Meet the challenge of email complaints

Meet the challenge of email complaints 

by Betty Hintch, editor, First-Rate Customer Service Forum

Handling customer complaints by email is just as challenging as doing so in person. Follow these guidelines to ensure that you meet customer concerns:

  • Address the customer. Begin the email message with the customer’s name. If this is your first interaction with the customer, use a formal salutation and the person’s last name. Example: “Dear Mr. Smith.” Using first names right off the bat may appear too casual to customers and could communicate that their problems aren’t important. Transition to a first-name basis after you establish rapport.
     
  • Apologize. In the first sentence, express your regrets for the error. Even if you believe the customer is at fault, recognize the trouble the person has gone through. Example: “I am sorry for the inconvenience you experienced. I can understand how you would be frustrated with the amount of time you have spent on this.” Remember: Maintain the same professional tone you use in vocal communication. The anonymity of email communications may tempt you to make an unnecessary comment you will regret later.
     
  • Restate the problem. Confirm the reason for the customer’s dissatisfaction. You want to be sure you are solving the correct problem. Example: “Our maintenance rep did not arrive for the scheduled service call, and you haven’t been able to contact anyone to correct the problem. Is that correct?”
     
  • Explain the steps you will take to solve the problem. Give customers confidence that you know how to fix the issue, without boring them with too many details. Offer a date and general time frame when the problem will be resolved. Example: “I will contact our service department and ask them for the first available day and time when a maintenance rep can be at your home. Next, I’ll confirm the appointment with you. I will have an update for you no later than tomorrow morning.” Remember, don’t require customers to follow up. The extra work will add to their frustration.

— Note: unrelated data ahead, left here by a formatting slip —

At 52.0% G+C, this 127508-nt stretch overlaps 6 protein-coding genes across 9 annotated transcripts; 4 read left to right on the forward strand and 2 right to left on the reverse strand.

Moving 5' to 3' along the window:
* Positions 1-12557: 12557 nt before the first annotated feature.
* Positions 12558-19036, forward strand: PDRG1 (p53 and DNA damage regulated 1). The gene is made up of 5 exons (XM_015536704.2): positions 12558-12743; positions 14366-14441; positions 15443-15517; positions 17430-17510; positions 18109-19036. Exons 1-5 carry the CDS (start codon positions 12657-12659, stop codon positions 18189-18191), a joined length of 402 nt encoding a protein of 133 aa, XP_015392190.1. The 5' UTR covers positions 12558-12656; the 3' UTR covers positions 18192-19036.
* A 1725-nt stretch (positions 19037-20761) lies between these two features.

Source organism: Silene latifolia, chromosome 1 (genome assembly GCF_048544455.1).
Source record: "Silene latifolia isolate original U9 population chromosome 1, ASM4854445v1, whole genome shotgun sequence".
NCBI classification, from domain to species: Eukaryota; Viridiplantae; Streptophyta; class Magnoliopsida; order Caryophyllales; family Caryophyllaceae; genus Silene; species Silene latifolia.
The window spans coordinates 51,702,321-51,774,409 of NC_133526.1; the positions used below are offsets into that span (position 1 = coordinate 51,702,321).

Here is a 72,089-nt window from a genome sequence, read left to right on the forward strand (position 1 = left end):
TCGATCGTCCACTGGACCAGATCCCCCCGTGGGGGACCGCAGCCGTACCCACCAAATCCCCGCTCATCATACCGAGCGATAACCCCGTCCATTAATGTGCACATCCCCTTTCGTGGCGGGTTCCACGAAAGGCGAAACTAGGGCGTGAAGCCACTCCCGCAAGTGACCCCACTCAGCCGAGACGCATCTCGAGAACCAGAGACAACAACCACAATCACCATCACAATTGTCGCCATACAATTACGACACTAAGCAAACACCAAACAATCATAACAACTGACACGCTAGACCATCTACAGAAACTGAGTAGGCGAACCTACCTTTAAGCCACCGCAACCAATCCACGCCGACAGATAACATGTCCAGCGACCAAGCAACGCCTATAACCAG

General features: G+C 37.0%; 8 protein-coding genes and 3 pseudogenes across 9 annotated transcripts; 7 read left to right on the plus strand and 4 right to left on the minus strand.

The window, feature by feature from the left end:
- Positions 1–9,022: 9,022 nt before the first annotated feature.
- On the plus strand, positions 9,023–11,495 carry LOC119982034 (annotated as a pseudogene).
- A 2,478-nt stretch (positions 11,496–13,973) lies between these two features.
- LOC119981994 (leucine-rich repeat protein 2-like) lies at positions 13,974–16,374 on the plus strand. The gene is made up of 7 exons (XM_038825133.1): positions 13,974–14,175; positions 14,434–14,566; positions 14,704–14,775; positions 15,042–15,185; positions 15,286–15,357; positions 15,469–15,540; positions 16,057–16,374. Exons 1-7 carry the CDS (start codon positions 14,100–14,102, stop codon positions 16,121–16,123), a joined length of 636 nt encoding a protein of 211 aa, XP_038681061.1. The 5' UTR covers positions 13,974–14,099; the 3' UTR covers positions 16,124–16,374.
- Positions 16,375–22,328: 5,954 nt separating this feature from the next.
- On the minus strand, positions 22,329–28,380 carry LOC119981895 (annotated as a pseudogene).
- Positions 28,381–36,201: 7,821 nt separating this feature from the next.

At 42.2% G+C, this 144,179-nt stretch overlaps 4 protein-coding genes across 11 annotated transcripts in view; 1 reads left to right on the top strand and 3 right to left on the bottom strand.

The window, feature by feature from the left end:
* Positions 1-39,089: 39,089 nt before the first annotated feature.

• Close by expressing your appreciation for the customer’s business. Mention your regret for the error one more time.  Example: “We appreciate your patience and your business and sincerely apologize for the poor service you received. Regards, Mary Johnson.”

Hone your ability to turn to angry customers into fans. “Winning Over Even the Most Difficult Customers: Going Beyond ‘Service With a Smile'” shares tips to make the most of conversations with customers, regardless of how difficult they may be.  

Last month’s poll

Fluctuating economic reports don’t seem to have a significant impact on your customers. In our last survey, we asked Forum readers whether they thought the recent dips in the stock market would result in lost orders and customers. Most respondents expected a slight or moderate decline in business, but no respondents said they were worried about a mass customer exodus.

As the U.S. experienced mixed economic reports, you want to use every tool in your arsenal to retain customers and sell more products and services. “Want Fries with That? What Customer Service Up-selling and Cross Selling Really Bring to Your Bottom Line” reveals the customer service rep’s role in raising revenues.

Special thanks to those who provided feedback to last month’s survey. Click here to respond to this month’s survey about expected challenges during the upcoming holiday season.

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Each issue of the First-Rate Customer Service Forum offers you tips for improving your customer service skills. Plus, you have the opportunity to request advice on your most vexing customer service problems—and receive feedback from your peers and our panel of editors!

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